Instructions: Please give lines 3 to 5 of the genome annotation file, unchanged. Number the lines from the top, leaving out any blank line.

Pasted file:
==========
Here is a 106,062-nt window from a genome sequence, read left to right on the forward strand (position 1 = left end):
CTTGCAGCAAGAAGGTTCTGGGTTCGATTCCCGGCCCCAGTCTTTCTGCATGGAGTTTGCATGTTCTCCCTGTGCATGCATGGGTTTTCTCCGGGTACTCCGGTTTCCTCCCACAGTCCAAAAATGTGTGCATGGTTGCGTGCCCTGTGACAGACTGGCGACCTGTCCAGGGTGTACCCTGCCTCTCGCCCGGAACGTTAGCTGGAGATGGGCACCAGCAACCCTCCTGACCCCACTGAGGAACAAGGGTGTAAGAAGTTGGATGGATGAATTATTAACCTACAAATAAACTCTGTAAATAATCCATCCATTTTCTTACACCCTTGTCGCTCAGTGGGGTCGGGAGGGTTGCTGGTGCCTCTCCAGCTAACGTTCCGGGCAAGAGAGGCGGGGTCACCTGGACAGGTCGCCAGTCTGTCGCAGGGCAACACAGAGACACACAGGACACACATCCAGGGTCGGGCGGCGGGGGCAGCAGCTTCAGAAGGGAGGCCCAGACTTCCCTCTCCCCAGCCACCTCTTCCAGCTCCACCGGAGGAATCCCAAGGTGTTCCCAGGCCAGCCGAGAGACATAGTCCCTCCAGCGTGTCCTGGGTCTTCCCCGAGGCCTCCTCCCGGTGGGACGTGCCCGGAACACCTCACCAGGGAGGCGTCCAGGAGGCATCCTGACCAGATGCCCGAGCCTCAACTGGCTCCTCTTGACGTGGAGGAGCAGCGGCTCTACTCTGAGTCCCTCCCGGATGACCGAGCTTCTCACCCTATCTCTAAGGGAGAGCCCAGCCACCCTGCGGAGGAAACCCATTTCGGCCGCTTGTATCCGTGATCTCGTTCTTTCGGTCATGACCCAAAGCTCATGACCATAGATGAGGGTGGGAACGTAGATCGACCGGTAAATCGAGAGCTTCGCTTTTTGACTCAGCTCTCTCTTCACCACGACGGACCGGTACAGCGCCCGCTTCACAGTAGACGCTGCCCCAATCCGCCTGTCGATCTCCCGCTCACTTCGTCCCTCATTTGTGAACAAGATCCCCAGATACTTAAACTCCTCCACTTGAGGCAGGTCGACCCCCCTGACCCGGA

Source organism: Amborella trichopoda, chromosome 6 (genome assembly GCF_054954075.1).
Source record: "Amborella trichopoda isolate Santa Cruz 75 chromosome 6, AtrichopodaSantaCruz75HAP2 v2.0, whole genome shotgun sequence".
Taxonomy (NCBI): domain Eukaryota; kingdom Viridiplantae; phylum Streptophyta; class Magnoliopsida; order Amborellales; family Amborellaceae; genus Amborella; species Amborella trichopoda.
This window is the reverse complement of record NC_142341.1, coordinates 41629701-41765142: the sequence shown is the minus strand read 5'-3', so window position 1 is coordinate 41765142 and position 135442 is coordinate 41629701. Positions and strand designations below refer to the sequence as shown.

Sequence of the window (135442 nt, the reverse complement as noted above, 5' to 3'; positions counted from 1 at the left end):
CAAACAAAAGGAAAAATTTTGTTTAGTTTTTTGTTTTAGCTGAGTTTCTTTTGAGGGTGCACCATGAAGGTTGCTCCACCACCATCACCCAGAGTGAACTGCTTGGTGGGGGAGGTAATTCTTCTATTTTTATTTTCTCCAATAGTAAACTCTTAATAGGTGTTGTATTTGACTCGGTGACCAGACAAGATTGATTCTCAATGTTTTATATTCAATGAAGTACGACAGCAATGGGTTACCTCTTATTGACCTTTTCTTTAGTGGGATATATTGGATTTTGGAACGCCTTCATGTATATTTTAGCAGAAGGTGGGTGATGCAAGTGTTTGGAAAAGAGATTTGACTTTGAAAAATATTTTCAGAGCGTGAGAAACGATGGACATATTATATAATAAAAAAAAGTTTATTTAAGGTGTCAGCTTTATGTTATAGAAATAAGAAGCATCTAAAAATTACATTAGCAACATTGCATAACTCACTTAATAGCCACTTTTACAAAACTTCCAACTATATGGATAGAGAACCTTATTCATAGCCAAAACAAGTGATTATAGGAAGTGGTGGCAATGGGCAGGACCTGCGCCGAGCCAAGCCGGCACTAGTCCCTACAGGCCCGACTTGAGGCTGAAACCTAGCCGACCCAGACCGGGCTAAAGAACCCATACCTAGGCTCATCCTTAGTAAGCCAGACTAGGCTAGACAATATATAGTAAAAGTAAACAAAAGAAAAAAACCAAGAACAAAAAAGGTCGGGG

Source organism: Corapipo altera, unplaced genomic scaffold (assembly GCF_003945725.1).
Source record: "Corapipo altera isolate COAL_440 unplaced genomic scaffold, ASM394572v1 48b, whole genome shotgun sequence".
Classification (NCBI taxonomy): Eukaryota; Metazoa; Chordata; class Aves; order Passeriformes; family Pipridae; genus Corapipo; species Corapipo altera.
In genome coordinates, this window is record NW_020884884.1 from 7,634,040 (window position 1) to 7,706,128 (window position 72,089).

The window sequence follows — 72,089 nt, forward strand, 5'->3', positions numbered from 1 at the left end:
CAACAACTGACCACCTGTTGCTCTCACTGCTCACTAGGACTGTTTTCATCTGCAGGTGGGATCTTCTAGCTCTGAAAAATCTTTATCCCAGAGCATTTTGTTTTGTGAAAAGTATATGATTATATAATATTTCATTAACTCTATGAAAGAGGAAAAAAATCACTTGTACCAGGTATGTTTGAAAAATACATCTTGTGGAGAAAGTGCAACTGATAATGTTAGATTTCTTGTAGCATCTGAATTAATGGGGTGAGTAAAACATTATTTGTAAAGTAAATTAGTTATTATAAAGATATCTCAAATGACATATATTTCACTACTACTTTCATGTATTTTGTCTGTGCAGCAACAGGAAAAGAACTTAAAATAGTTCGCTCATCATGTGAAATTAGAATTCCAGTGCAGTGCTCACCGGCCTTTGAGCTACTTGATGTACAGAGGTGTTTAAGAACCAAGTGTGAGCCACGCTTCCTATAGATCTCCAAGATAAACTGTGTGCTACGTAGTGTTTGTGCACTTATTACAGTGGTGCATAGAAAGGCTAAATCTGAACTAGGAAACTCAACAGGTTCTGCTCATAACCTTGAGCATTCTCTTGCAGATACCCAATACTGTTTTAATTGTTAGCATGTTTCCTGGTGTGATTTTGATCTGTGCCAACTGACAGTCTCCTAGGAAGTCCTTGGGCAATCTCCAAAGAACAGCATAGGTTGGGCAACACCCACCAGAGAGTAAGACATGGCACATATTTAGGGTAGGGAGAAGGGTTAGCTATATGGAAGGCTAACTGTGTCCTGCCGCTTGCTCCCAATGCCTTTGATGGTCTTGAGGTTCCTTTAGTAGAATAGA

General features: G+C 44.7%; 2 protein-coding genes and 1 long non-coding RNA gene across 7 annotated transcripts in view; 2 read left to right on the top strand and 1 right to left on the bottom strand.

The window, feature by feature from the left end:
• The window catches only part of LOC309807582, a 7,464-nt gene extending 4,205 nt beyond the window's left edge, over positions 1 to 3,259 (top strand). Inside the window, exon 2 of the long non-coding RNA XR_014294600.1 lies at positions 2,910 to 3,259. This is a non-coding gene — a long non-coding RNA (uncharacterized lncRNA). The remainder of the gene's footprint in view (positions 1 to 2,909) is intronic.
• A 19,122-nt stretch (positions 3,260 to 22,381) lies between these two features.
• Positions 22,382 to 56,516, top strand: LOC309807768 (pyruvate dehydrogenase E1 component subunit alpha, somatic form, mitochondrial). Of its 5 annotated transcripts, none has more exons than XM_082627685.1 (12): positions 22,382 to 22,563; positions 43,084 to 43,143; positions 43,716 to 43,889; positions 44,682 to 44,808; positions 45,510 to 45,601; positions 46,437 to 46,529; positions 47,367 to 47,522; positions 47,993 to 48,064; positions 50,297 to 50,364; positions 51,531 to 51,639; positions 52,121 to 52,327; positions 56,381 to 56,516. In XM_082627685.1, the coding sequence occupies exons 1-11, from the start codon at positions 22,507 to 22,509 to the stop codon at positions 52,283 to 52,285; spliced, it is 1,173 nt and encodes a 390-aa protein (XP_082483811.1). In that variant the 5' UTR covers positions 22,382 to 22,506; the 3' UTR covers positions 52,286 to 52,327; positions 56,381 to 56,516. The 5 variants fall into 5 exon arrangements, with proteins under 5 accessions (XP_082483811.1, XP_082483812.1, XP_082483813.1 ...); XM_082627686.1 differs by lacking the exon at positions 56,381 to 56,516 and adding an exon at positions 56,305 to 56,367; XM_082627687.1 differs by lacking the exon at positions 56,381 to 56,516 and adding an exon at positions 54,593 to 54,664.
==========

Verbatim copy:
Source organism: Amborella trichopoda, chromosome 6 (genome assembly GCF_054954075.1).
Source record: "Amborella trichopoda isolate Santa Cruz 75 chromosome 6, AtrichopodaSantaCruz75HAP2 v2.0, whole genome shotgun sequence".
Taxonomy (NCBI): domain Eukaryota; kingdom Viridiplantae; phylum Streptophyta; class Magnoliopsida; order Amborellales; family Amborellaceae; genus Amborella; species Amborella trichopoda.